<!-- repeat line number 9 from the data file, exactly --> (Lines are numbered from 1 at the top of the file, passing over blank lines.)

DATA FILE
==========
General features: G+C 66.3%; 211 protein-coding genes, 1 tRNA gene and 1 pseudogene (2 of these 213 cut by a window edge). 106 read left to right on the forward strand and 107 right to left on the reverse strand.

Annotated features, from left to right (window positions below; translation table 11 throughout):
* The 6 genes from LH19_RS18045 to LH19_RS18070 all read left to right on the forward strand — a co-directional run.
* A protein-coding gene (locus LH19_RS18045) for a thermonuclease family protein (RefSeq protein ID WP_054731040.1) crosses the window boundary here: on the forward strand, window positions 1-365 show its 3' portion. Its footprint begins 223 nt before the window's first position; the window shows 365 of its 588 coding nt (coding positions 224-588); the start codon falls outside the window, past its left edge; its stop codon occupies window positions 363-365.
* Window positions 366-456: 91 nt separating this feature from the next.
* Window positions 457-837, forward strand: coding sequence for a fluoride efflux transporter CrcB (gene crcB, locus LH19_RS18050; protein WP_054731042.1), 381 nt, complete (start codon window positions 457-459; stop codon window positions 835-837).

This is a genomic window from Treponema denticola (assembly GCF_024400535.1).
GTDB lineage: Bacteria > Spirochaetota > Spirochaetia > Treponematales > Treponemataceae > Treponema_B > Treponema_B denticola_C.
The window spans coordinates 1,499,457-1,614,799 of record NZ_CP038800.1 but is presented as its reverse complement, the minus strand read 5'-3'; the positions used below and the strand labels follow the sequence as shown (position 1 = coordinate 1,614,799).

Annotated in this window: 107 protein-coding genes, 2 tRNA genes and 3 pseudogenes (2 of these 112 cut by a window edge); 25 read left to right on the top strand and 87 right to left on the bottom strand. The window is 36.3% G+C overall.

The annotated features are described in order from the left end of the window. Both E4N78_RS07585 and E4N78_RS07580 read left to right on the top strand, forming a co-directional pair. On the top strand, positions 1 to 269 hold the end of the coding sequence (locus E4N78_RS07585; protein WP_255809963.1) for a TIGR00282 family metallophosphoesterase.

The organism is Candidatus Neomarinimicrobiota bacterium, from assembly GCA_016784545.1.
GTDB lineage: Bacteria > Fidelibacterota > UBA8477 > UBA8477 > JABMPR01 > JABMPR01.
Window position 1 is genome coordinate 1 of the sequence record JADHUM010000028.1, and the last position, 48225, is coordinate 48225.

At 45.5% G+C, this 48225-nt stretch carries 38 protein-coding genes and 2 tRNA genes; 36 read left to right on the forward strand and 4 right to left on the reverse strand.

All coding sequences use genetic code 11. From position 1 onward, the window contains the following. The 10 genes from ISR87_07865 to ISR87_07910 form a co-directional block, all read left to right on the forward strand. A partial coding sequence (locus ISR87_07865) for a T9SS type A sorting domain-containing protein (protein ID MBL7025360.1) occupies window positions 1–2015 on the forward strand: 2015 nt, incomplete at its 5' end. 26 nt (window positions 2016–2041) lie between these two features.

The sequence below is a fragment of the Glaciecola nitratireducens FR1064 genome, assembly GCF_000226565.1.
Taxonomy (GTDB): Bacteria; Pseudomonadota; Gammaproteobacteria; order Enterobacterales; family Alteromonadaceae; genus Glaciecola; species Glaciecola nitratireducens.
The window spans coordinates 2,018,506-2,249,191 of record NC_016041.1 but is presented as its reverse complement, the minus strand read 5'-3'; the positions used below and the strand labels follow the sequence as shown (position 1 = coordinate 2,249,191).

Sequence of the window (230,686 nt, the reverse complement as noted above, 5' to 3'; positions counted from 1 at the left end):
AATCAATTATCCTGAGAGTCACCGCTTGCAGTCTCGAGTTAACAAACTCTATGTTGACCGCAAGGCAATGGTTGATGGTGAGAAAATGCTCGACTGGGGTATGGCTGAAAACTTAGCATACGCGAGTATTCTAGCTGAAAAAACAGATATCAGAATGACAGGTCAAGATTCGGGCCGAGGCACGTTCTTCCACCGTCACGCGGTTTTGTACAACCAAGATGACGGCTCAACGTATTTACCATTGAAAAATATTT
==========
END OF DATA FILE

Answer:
The window spans coordinates 1,499,457-1,614,799 of record NZ_CP038800.1 but is presented as its reverse complement, the minus strand read 5'-3'; the positions used below and the strand labels follow the sequence as shown (position 1 = coordinate 1,614,799).